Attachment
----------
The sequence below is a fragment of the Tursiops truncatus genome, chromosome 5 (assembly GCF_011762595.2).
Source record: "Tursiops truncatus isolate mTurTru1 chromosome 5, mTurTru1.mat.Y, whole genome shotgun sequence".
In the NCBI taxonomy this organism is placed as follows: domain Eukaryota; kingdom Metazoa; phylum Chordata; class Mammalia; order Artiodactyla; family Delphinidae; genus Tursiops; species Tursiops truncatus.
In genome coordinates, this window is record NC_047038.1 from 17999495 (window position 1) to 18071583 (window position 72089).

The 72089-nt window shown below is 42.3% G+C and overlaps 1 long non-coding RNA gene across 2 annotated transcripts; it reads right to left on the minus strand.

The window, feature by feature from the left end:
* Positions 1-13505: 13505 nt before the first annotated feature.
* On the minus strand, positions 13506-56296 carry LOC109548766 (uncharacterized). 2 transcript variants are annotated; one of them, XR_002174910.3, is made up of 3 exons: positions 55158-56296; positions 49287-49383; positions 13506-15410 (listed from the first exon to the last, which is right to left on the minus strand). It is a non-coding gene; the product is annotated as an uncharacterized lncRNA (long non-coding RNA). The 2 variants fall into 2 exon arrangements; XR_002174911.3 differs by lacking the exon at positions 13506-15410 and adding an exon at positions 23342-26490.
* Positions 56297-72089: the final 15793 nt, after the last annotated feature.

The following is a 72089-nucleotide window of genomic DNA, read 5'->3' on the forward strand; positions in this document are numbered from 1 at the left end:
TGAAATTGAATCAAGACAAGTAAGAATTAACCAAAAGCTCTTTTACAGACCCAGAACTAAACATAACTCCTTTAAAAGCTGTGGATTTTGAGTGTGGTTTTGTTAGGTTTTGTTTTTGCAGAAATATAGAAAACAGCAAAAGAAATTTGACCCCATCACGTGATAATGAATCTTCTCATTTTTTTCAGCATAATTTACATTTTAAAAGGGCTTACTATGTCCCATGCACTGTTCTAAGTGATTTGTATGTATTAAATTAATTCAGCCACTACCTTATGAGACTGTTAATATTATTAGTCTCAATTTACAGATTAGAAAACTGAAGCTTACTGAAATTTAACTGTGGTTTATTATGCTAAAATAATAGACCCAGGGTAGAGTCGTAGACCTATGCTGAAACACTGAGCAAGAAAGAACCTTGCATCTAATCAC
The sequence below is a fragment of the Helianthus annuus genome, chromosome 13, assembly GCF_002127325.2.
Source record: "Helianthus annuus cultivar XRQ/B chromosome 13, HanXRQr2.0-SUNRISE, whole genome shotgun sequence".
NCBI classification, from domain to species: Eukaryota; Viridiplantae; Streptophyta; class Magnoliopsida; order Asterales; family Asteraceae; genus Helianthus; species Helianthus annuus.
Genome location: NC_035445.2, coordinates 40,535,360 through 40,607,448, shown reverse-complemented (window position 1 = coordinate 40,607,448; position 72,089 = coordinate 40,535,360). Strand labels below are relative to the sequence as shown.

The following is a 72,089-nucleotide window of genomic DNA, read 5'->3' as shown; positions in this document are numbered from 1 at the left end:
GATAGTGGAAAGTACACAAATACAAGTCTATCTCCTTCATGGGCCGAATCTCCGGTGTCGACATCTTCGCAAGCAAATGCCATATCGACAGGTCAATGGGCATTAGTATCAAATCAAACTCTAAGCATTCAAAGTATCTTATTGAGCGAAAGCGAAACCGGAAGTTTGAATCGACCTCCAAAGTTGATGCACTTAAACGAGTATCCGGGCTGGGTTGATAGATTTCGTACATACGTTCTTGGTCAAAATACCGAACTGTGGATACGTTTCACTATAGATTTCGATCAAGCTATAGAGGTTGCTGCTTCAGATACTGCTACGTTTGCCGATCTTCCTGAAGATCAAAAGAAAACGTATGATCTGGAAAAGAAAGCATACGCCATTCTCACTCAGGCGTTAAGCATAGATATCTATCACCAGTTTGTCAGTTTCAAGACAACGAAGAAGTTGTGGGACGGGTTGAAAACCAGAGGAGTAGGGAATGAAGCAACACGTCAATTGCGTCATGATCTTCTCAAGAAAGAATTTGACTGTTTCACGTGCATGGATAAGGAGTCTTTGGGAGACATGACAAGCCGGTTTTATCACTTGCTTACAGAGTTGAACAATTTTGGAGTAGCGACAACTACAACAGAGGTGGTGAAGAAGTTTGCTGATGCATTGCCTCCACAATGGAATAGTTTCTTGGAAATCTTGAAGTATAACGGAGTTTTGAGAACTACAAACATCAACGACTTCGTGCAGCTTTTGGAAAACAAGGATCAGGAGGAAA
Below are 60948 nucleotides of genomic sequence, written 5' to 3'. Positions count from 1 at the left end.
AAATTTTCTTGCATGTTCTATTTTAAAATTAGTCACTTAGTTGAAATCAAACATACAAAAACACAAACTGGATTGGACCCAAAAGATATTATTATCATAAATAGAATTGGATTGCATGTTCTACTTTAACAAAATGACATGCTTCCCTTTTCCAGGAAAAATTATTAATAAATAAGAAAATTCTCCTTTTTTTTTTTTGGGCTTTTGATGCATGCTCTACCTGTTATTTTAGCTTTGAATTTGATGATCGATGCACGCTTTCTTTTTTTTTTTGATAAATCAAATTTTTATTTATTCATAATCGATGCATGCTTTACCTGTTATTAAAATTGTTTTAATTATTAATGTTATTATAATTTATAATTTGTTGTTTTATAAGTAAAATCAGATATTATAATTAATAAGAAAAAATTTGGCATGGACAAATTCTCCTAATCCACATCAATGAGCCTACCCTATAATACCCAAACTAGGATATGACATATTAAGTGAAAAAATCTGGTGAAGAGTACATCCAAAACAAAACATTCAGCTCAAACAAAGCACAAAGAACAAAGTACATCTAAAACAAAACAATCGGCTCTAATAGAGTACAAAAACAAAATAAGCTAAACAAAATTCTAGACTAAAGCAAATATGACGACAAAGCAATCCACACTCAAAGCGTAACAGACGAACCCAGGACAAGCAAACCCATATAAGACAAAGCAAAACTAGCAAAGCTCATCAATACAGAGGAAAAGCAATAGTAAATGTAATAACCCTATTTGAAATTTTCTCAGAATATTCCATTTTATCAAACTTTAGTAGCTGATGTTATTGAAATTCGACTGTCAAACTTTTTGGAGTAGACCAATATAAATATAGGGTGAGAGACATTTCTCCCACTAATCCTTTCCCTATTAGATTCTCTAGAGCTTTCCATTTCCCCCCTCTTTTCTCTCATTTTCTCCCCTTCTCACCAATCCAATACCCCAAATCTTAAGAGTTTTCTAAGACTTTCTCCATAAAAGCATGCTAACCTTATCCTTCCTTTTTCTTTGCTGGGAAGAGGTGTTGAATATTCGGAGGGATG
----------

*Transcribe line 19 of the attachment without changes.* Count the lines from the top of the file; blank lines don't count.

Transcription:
AAATTTTCTTGCATGTTCTATTTTAAAATTAGTCACTTAGTTGAAATCAAACATACAAAAACACAAACTGGATTGGACCCAAAAGATATTATTATCATAAATAGAATTGGATTGCATGTTCTACTTTAACAAAATGACATGCTTCCCTTTTCCAGGAAAAATTATTAATAAATAAGAAAATTCTCCTTTTTTTTTTTTGGGCTTTTGATGCATGCTCTACCTGTTATTTTAGCTTTGAATTTGATGATCGATGCACGCTTTCTTTTTTTTTTTGATAAATCAAATTTTTATTTATTCATAATCGATGCATGCTTTACCTGTTATTAAAATTGTTTTAATTATTAATGTTATTATAATTTATAATTTGTTGTTTTATAAGTAAAATCAGATATTATAATTAATAAGAAAAAATTTGGCATGGACAAATTCTCCTAATCCACATCAATGAGCCTACCCTATAATACCCAAACTAGGATATGACATATTAAGTGAAAAAATCTGGTGAAGAGTACATCCAAAACAAAACATTCAGCTCAAACAAAGCACAAAGAACAAAGTACATCTAAAACAAAACAATCGGCTCTAATAGAGTACAAAAACAAAATAAGCTAAACAAAATTCTAGACTAAAGCAAATATGACGACAAAGCAATCCACACTCAAAGCGTAACAGACGAACCCAGGACAAGCAAACCCATATAAGACAAAGCAAAACTAGCAAAGCTCATCAATACAGAGGAAAAGCAATAGTAAATGTAATAACCCTATTTGAAATTTTCTCAGAATATTCCATTTTATCAAACTTTAGTAGCTGATGTTATTGAAATTCGACTGTCAAACTTTTTGGAGTAGACCAATATAAATATAGGGTGAGAGACATTTCTCCCACTAATCCTTTCCCTATTAGATTCTCTAGAGCTTTCCATTTCCCCCCTCTTTTCTCTCATTTTCTCCCCTTCTCACCAATCCAATACCCCAAATCTTAAGAGTTTTCTAAGACTTTCTCCATAAAAGCATGCTAACCTTATCCTTCCTTTTTCTTTGCTGGGAAGAGGTGTTGAATATTCGGAGGGATG